“Why are you crying?”

Follow Darius with me for 24 hours. Mom wakes Darius up in the morning. The alarm clock didn’t go off so they are running late. Mom helps Darius put clothes on and get a pop tart for breakfast. Darius has to eat in the car.

There are many factors that can influence a child's emotional  health.

Upon arrival to child care, Mom reminds Darius that Grandma will be picking him up after school. Even though Darius loves his Grandma, he is upset because he hasn’t seen his Mom a lot lately. Darius starts to cry. Mom gets frustrated. Mom is thinking about getting to class, she’s late. She also has to go to work after class. She misses spending time with Darius. This school semester has been very stressful but it’s almost over.

Darius moves his arms and legs when Mom tries to get him out of the car seat. He hits his hand on the door. He cries harder. Mom carries Darius in to the building. She tells Darius she is frustrated. They make it to the classroom. Mom sits Darius down. He is still upset. His teachers say hi. The other children are sitting down for group time. Darius missed free play and breakfast. He is upset because he doesn’t know what’s going on. This isn’t his normal routine.

Mom leaves. A teacher pulls Darius on to her lap and asks what’s wrong. Darius continues to cry. The teacher starts to read a book Darius recognizes. He stops crying. Darius joins in play. Occasionally he looks at the door wondering if Mom will come back. Naptime comes and Darius starts to cry. When he goes to sleep at home, Mom sings him a special song. He misses Mom. The teacher pats his back and says, “Shhh.” Darius cries himself to sleep. Darius wakes up and his eyes hurt. His nose is stuffed up. He looks around and starts to cry. The teacher gets him off his cot and puts it away.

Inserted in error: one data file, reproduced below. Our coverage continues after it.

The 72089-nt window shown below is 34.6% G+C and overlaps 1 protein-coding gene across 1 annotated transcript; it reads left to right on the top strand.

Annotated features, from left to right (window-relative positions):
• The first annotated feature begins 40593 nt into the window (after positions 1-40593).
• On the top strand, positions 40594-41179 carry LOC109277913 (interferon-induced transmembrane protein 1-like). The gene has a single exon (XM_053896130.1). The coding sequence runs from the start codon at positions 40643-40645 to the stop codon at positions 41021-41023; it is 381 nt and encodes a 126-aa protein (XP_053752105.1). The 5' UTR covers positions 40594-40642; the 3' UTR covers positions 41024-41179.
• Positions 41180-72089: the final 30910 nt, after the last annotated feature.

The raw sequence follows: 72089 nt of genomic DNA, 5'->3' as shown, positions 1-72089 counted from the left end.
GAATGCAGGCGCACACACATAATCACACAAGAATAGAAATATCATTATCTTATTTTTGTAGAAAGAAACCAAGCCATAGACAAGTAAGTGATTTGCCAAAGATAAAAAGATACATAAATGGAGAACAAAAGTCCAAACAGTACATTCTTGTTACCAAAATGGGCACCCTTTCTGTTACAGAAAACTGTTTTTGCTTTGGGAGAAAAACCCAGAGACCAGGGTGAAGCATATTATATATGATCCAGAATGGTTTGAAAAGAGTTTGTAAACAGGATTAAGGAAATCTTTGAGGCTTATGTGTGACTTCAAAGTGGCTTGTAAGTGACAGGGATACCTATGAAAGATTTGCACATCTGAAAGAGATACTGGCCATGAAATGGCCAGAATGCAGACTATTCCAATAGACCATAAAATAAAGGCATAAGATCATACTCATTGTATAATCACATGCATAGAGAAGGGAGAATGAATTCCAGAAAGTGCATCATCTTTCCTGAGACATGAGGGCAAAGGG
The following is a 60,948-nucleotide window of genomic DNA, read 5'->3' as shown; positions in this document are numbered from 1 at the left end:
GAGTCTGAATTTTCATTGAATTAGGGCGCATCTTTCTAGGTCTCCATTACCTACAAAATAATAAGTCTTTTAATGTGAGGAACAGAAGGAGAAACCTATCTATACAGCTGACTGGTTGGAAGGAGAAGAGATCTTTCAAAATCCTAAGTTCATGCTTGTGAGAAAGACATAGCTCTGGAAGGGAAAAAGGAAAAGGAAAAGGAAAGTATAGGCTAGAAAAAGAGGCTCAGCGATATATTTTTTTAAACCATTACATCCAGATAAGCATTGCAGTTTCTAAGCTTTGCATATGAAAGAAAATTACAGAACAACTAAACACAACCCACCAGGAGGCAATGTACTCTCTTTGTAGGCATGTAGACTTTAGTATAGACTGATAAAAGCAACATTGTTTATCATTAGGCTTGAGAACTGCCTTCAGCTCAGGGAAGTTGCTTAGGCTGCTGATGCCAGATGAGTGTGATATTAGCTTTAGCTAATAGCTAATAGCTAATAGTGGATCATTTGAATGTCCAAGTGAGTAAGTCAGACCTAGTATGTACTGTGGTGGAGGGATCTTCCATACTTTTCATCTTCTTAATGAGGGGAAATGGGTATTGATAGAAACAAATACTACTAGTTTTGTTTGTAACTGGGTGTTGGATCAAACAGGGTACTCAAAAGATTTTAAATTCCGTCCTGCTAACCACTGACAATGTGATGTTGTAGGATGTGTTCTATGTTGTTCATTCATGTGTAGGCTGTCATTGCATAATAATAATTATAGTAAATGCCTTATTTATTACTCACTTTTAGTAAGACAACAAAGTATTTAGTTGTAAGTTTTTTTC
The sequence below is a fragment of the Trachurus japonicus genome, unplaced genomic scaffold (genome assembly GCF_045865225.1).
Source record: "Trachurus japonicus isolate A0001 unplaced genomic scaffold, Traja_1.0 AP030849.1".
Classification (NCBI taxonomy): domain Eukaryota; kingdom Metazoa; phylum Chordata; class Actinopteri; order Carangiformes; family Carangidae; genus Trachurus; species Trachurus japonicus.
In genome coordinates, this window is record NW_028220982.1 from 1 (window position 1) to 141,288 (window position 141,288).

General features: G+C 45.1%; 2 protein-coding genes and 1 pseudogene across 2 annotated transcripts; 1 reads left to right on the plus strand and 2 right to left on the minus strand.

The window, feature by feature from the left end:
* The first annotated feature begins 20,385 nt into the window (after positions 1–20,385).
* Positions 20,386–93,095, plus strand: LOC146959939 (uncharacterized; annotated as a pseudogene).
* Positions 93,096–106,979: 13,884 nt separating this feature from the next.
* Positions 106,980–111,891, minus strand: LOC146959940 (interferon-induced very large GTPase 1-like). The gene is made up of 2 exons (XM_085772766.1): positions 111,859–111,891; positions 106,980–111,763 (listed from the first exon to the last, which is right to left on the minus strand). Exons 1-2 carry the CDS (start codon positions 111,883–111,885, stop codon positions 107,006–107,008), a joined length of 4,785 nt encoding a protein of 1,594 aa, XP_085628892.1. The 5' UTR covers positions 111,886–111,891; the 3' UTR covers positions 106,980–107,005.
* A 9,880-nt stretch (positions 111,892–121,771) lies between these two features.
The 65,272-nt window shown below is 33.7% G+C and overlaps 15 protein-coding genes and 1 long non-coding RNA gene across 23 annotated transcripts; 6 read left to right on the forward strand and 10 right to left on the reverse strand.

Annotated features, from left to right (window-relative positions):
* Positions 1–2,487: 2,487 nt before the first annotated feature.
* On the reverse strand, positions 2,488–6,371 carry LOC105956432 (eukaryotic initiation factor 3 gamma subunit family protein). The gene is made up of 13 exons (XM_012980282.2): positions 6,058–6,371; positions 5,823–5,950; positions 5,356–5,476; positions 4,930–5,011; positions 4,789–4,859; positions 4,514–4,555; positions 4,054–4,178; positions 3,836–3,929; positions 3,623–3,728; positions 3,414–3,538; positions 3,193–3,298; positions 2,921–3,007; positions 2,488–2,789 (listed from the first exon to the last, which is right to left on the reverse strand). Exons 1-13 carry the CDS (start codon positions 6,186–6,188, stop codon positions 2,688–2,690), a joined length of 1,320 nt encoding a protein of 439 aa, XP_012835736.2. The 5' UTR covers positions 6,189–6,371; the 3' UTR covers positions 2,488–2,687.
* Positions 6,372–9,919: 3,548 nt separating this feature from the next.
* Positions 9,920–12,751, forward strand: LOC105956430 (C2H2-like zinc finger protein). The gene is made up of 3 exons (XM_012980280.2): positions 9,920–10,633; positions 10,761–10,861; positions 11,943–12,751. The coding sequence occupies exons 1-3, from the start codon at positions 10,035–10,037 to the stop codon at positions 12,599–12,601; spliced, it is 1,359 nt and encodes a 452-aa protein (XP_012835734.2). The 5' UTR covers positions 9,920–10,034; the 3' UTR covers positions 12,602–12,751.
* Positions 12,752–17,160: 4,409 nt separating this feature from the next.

Darius is told to go to the potty. Then he sits down for snack. His Grandma comes while he is eating snack. He cries because she’s not his Mom. Grandma tells Darius to stop crying. The teacher gathers Darius’s belongings and tells him goodbye. Darius and Grandma go home, eat supper and watch the news on television. Mom doesn’t come and Grandma doesn’t mention her. Darius falls asleep. When he wakes up he is in his own bed at home.

This is a scenario that happens frequently in our programs. There are families working so hard to make a better life for themselves and their children. While doing this, they have to make sacrifices. Although sacrifices have to be made, adults can still attempt to understand and empathize. For example, when Darius was crying, an adult could say, “I know it’s hard to leave Mom. Mom is going to school just like you. While Mom is at school, you are going to stay here and play.” The child may continue to cry, but the adult is attempting to meet the child’s needs by validating emotions.

I recently heard an adult say to a child, “You are too cute to be crying.” How exactly is that supposed to be helpful? What exactly does that mean? As adults who are caring for children, we need to validate children’s emotions and attempt to help children understand their emotions. Phrases like “You’re too cute to be crying”, “big boys don’t cry”, “come here and sit like a 3 year old” aren’t helpful. In fact, they can be harmful. If you cry, does that mean you aren’t cute? Is it important to be called cute? If so, why?

As adults, we can say things like, “I see you have tears on your face. Is there anything I can do to help?” “It’s hard to say goodbye to Dad. You can come sit with me if you want. I’ll keep you safe.” “I understand you were in a rush this morning. You missed free play. You will be able to play after lunch. Right now it’s time to sit down and eat.”

Emotions are the foundation of learning. If a child doesn’t feel safe and attached, learning will not happen.